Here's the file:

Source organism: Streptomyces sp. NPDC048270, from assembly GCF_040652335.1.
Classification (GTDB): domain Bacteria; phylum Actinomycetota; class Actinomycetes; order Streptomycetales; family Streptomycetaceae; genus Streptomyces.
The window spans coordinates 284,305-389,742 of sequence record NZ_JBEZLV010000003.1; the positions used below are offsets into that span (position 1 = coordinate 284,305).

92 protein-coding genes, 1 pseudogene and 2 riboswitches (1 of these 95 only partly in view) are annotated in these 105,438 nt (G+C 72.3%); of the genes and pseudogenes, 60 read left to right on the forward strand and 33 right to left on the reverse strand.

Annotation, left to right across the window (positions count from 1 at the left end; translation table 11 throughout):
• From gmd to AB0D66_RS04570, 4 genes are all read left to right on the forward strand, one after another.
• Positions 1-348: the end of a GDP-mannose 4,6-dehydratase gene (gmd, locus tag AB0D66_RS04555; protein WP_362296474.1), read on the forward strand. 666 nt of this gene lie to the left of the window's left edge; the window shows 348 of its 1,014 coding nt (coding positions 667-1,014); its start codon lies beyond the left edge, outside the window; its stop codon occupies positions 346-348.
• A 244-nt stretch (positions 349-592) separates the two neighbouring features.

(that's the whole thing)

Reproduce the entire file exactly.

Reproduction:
Source organism: Streptomyces sp. NPDC048270, from assembly GCF_040652335.1.
Classification (GTDB): domain Bacteria; phylum Actinomycetota; class Actinomycetes; order Streptomycetales; family Streptomycetaceae; genus Streptomyces.
The window spans coordinates 284,305-389,742 of sequence record NZ_JBEZLV010000003.1; the positions used below are offsets into that span (position 1 = coordinate 284,305).

92 protein-coding genes, 1 pseudogene and 2 riboswitches (1 of these 95 only partly in view) are annotated in these 105,438 nt (G+C 72.3%); of the genes and pseudogenes, 60 read left to right on the forward strand and 33 right to left on the reverse strand.

Annotation, left to right across the window (positions count from 1 at the left end; translation table 11 throughout):
• From gmd to AB0D66_RS04570, 4 genes are all read left to right on the forward strand, one after another.
• Positions 1-348: the end of a GDP-mannose 4,6-dehydratase gene (gmd, locus tag AB0D66_RS04555; protein WP_362296474.1), read on the forward strand. 666 nt of this gene lie to the left of the window's left edge; the window shows 348 of its 1,014 coding nt (coding positions 667-1,014); its start codon lies beyond the left edge, outside the window; its stop codon occupies positions 346-348.
• A 244-nt stretch (positions 349-592) separates the two neighbouring features.